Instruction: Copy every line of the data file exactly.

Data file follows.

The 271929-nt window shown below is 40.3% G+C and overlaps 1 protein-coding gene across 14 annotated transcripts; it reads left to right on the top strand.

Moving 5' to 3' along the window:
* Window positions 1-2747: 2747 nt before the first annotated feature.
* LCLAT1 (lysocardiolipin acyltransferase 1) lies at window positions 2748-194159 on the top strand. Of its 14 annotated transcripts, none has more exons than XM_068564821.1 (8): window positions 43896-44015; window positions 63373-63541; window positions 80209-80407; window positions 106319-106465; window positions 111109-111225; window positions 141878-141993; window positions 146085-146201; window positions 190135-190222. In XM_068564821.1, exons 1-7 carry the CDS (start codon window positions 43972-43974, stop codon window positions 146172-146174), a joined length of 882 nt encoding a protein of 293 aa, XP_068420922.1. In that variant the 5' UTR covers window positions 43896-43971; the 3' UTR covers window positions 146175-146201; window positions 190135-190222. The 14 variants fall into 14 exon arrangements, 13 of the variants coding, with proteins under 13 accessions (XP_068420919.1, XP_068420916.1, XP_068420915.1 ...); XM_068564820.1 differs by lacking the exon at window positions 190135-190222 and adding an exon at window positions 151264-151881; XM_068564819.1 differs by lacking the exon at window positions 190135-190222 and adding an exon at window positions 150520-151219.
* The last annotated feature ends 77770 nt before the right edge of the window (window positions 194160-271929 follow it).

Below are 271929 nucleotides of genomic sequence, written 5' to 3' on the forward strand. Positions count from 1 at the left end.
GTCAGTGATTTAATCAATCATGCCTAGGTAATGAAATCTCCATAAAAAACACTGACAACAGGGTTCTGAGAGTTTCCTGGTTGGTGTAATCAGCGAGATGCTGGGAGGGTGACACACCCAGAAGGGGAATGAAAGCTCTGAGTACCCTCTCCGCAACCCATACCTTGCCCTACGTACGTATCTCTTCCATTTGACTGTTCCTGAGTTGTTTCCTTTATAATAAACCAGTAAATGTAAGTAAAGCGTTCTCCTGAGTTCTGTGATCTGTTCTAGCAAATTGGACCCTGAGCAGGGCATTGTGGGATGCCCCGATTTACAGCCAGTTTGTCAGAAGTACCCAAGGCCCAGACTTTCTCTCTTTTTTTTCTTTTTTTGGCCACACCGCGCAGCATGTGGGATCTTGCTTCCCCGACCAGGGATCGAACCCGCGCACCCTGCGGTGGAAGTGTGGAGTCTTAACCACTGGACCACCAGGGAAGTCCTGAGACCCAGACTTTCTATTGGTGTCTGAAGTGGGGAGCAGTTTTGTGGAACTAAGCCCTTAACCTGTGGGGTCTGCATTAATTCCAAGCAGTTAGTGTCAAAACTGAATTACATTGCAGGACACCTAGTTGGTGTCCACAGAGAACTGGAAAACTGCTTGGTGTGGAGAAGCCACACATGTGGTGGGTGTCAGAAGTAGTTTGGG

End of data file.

The 271929-nt window shown below is 40.3% G+C and overlaps 1 protein-coding gene across 14 annotated transcripts; it reads left to right on the top strand.

Moving 5' to 3' along the window:
* Window positions 1-2747: 2747 nt before the first annotated feature.
* LCLAT1 (lysocardiolipin acyltransferase 1) lies at window positions 2748-194159 on the top strand. Of its 14 annotated transcripts, none has more exons than XM_068564821.1 (8): window positions 43896-44015; window positions 63373-63541; window positions 80209-80407; window positions 106319-106465; window positions 111109-111225; window positions 141878-141993; window positions 146085-146201; window positions 190135-190222. In XM_068564821.1, exons 1-7 carry the CDS (start codon window positions 43972-43974, stop codon window positions 146172-146174), a joined length of 882 nt encoding a protein of 293 aa, XP_068420922.1. In that variant the 5' UTR covers window positions 43896-43971; the 3' UTR covers window positions 146175-146201; window positions 190135-190222. The 14 variants fall into 14 exon arrangements, 13 of the variants coding, with proteins under 13 accessions (XP_068420919.1, XP_068420916.1, XP_068420915.1 ...); XM_068564820.1 differs by lacking the exon at window positions 190135-190222 and adding an exon at window positions 151264-151881; XM_068564819.1 differs by lacking the exon at window positions 190135-190222 and adding an exon at window positions 150520-151219.
* The last annotated feature ends 77770 nt before the right edge of the window (window positions 194160-271929 follow it).

Below are 271929 nucleotides of genomic sequence, written 5' to 3' on the forward strand. Positions count from 1 at the left end.
GTCAGTGATTTAATCAATCATGCCTAGGTAATGAAATCTCCATAAAAAACACTGACAACAGGGTTCTGAGAGTTTCCTGGTTGGTGTAATCAGCGAGATGCTGGGAGGGTGACACACCCAGAAGGGGAATGAAAGCTCTGAGTACCCTCTCCGCAACCCATACCTTGCCCTACGTACGTATCTCTTCCATTTGACTGTTCCTGAGTTGTTTCCTTTATAATAAACCAGTAAATGTAAGTAAAGCGTTCTCCTGAGTTCTGTGATCTGTTCTAGCAAATTGGACCCTGAGCAGGGCATTGTGGGATGCCCCGATTTACAGCCAGTTTGTCAGAAGTACCCAAGGCCCAGACTTTCTCTCTTTTTTTTCTTTTTTTGGCCACACCGCGCAGCATGTGGGATCTTGCTTCCCCGACCAGGGATCGAACCCGCGCACCCTGCGGTGGAAGTGTGGAGTCTTAACCACTGGACCACCAGGGAAGTCCTGAGACCCAGACTTTCTATTGGTGTCTGAAGTGGGGAGCAGTTTTGTGGAACTAAGCCCTTAACCTGTGGGGTCTGCATTAATTCCAAGCAGTTAGTGTCAAAACTGAATTACATTGCAGGACACCTAGTTGGTGTCCACAGAGAACTGGAAAACTGCTTGGTGTGGAGAAGCCACACATGTGGTGGGTGTCAGAAGTAGTTTGGG